• SD61 gained a funding increase of $1 million for the special education “envelope” (funding for “FTE”s – full time equivalents)  in Ministry funded categories “low incidence”, “severe behaviour”, and “dependent handicapped”, but lost the Ministry Funding Protection Grant ($1.6 million). So although the headline might read “Increase in Ministry Funding for Special Education”, it is offset by an even greater funding loss.
  • Funding category amounts for Special Education as of 2002 are described as “current” on the Ministry website.  Private schools also receive public tax dollars to support students with special needs.  As well, “[f]or the 2008-09 school year, the B.C. government provided $217 million in operating grants to independent schools, according to an overview on the ministry’s Web site.” This situation continues.
  • A few targeted areas including Aboriginal Education and Adult Education received $1,245, 745 in increased funding. Increases in FTEs were recorded for Aboriginal Education students (up 109 FTE).
  • Overall, the SD61 GVSD (6 municipalities)  student population is still predicted to be in decline for 2013-2014, but the decline is slowing, and student population numbers are expected to stabilize in 2014-15.
  • The Ministry of Education holds back some District funding for every District each year, until enrolment counts are complete after September 30 and for the second semester of high school. Although School District budgets are not due in to the Ministry until June 30, District 61 plans a final budget by early April . Every year this “holdback money” is a different amount, which creates planning challenges.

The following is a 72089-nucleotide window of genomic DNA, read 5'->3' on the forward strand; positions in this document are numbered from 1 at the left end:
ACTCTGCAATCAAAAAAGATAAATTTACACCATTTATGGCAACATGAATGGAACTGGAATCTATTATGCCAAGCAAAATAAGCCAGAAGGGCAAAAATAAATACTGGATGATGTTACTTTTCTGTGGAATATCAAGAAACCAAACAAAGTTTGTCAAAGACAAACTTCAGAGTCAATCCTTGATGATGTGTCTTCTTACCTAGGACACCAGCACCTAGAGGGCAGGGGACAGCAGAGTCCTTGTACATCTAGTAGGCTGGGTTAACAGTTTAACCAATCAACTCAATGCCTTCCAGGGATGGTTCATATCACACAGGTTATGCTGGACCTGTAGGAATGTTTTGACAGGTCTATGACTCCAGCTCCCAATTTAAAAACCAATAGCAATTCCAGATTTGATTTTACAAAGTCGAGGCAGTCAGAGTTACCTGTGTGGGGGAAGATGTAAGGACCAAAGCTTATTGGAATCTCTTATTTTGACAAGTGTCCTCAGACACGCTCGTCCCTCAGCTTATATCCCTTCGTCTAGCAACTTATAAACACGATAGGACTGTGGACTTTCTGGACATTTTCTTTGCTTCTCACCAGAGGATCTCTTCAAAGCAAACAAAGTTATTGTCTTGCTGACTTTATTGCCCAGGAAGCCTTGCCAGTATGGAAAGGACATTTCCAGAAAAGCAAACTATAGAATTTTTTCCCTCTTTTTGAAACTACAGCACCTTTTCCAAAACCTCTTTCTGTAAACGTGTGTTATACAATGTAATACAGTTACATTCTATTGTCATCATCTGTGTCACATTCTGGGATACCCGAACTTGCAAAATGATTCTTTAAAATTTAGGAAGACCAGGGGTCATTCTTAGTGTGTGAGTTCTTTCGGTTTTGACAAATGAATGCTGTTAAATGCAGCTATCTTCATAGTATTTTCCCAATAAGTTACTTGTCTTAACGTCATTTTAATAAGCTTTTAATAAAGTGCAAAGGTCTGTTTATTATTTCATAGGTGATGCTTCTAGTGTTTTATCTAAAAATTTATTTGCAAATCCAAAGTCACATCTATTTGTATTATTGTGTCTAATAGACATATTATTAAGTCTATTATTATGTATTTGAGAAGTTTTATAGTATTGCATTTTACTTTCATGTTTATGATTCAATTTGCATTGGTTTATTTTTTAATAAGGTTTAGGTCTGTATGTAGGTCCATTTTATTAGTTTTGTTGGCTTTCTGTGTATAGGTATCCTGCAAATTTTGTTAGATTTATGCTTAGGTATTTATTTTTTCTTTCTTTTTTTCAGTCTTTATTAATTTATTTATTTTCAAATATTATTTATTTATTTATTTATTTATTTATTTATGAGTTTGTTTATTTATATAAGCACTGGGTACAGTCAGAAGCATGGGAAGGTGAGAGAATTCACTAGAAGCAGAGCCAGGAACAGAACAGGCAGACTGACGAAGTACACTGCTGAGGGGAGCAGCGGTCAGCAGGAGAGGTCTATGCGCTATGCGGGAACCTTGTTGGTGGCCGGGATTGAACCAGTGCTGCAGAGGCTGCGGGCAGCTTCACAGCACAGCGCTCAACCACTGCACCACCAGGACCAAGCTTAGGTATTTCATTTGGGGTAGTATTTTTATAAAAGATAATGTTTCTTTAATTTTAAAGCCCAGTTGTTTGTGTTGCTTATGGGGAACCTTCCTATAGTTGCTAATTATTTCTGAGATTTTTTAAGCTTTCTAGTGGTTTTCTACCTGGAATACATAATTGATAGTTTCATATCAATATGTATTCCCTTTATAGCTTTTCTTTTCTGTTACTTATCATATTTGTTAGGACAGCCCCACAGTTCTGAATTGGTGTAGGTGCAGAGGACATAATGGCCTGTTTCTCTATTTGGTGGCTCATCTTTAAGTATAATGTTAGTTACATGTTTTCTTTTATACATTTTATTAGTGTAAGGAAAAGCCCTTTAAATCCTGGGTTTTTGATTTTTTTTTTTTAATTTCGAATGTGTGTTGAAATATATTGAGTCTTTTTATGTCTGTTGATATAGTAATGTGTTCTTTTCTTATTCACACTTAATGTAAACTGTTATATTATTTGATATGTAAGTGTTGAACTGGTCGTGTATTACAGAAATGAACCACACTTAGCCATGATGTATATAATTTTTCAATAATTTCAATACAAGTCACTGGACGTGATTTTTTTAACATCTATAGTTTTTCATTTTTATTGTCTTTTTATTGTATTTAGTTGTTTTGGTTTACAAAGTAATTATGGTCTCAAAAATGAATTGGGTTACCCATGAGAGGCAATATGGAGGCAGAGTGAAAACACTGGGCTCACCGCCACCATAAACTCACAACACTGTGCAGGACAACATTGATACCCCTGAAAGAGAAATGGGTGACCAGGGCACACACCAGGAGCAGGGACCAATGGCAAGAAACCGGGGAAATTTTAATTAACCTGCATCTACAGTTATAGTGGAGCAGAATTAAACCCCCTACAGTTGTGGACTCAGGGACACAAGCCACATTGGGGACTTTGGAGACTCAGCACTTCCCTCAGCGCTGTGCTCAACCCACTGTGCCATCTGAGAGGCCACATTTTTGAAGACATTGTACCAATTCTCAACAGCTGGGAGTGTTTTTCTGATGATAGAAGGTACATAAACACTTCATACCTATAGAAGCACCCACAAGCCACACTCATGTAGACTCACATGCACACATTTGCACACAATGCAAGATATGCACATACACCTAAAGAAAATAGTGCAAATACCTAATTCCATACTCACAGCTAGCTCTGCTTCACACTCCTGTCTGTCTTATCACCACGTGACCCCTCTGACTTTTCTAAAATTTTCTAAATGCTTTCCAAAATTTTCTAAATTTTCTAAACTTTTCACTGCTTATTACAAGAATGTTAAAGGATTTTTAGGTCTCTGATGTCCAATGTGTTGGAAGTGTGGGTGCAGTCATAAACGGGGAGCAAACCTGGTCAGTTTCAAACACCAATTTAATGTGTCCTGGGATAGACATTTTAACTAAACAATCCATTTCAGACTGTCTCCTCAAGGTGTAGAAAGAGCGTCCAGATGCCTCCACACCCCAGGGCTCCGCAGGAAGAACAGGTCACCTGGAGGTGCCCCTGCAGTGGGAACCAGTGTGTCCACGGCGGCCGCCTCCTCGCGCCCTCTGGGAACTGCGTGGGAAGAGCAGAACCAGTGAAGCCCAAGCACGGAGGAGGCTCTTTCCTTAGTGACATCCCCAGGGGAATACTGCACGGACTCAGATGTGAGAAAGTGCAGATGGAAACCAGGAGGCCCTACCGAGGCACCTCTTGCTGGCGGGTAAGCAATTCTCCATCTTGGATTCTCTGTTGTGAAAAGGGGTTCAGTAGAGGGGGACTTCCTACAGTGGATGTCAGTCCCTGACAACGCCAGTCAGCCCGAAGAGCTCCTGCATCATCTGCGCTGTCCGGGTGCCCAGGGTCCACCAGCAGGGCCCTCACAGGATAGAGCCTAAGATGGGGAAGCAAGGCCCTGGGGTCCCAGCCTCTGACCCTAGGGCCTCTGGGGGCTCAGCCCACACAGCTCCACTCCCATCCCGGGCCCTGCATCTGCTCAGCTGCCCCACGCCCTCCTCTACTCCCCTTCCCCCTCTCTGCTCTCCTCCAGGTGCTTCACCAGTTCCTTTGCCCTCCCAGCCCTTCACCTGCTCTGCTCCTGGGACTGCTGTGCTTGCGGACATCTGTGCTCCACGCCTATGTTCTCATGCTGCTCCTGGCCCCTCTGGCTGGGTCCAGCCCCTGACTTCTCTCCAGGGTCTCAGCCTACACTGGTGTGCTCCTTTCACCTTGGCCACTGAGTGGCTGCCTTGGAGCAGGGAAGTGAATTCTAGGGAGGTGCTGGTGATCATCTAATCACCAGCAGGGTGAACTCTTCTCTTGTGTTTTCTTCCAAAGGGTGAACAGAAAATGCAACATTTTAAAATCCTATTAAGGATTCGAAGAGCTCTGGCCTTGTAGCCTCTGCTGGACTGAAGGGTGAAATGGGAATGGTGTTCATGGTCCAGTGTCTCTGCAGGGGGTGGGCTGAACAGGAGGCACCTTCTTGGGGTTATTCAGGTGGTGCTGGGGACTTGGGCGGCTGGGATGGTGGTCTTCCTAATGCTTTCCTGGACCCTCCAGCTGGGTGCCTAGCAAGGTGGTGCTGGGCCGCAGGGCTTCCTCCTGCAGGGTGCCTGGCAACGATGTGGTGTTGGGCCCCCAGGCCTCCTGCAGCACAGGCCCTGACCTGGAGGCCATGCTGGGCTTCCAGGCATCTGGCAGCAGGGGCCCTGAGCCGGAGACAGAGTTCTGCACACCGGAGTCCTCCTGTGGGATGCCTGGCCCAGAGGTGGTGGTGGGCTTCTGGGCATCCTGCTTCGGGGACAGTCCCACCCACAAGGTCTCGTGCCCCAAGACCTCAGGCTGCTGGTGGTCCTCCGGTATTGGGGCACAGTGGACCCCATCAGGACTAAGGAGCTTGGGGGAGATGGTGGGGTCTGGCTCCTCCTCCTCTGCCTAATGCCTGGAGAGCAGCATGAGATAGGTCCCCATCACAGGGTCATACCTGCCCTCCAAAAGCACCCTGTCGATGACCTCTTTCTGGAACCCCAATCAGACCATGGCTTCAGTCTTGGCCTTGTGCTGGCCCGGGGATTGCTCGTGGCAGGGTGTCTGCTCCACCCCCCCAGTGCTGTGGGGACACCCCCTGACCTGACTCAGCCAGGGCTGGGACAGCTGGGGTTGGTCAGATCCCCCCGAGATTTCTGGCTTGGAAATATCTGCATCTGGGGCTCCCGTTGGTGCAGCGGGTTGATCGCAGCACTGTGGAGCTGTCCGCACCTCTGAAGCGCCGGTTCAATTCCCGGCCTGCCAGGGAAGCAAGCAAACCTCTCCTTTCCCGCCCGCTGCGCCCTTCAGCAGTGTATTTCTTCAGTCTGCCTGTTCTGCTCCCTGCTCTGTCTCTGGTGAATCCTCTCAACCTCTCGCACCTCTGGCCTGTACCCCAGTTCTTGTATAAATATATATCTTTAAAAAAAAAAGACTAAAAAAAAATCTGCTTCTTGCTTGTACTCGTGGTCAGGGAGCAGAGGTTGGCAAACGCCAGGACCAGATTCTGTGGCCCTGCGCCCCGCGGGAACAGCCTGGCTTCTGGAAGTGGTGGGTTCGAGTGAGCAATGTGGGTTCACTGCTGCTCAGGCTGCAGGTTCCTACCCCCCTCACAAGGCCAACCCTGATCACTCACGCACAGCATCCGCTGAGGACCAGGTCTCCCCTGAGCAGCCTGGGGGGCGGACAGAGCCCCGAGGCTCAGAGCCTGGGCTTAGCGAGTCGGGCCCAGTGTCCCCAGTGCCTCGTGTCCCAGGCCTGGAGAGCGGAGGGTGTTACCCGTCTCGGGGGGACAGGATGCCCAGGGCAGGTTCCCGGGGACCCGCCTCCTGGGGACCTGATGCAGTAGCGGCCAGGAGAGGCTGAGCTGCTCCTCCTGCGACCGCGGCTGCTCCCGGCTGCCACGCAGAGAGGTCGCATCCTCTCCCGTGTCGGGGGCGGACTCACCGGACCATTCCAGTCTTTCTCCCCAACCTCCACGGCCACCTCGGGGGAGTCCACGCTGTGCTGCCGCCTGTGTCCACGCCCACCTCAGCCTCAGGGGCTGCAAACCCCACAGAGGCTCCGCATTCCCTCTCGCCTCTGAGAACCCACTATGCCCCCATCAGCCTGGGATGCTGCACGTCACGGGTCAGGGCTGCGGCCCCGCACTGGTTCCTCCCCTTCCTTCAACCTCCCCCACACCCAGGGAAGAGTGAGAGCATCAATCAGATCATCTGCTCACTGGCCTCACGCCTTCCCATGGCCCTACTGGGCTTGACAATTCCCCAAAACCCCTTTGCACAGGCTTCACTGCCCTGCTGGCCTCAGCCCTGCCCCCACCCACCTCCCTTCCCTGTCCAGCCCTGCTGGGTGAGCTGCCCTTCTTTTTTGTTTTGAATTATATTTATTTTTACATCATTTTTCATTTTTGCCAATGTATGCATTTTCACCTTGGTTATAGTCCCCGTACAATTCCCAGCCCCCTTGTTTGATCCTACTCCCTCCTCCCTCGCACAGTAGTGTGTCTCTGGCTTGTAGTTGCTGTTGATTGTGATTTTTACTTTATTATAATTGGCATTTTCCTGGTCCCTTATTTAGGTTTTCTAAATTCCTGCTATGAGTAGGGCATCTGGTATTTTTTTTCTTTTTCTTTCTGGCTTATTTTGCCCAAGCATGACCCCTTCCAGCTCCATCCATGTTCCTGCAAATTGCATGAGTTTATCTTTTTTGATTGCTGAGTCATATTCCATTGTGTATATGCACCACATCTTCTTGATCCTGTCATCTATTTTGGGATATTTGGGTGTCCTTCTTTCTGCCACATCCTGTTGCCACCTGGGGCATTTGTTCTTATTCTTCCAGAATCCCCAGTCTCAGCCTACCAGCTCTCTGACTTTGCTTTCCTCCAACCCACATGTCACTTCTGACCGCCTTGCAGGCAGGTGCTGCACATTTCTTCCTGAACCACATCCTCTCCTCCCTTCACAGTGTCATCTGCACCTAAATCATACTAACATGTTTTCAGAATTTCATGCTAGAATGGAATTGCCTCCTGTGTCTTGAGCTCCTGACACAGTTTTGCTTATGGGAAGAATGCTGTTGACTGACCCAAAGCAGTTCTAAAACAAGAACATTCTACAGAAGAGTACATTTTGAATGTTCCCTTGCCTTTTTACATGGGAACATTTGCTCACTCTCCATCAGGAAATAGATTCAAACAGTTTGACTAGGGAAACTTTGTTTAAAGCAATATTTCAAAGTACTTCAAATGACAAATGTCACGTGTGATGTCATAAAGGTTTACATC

• Boards never know what may be held back from the holdback, either, so holdback funds are not factored into budget . Holdback funds are applied to SD61’s structural deficit (currently $8, 639,000) for the next year, when they are received.
  • This year, concerns raised around the province informally include the possibility of the Ministry of Education clawing back the provincially negotiated 1.3% CUPE support staff salary increase (negotiated with the Province) that the Minister “expected” to offload to Boards via a “savings plan” Boards were supposed to develop. After letters of outrage from nearly every Board all over the province, the Minister backtracked on that idea (which might have been avoided if he had consulted with BCSTA and  BCPSEA) but that money still could be taken from the holdback funds.
  • There are rumours that the Ministry may now take membership fees for BCPSEA (formerly paid by the Province, a required membership for Boards) from this holdback amount. Worst case scenario:  the entire amount could be held back. That’s  the nature of this capricious funding regime. On the other hand, some wonder if there might be a pre-election festival of funding largesse.

8. Public Disclosure of In Camera Items : No In Camera meeting.
9. New Business / Notice of Motions

A. Nohr: That the Board [etc] request senior administration to [sic] provide an updated document for each department (same format as used at the trustee orientation) for the February 2013 OPPS meeting.

  • The document was provided at the meeting [surprise!], but was not included in the advance packup sent to Trustees. Why the motion was included on the agenda when the agenda was being set, when the information requested was slated to be provided is not clear. Provision of the backgrounder and a word to the mover in advance could have taken care of that. Nohr withdrew the motion.

Nohr: That the Board [etc] send a letter to the BCSTA provincial executive, requesting that a letter be written on behalf of trustees, expressing disappointment and concern with the recent downloading of teacher pension costs to school districts and ask that the funding for teacher pension costs come from a different source. (Nohr clarified “copied to all Boards , addressed to the Minister of Education”.)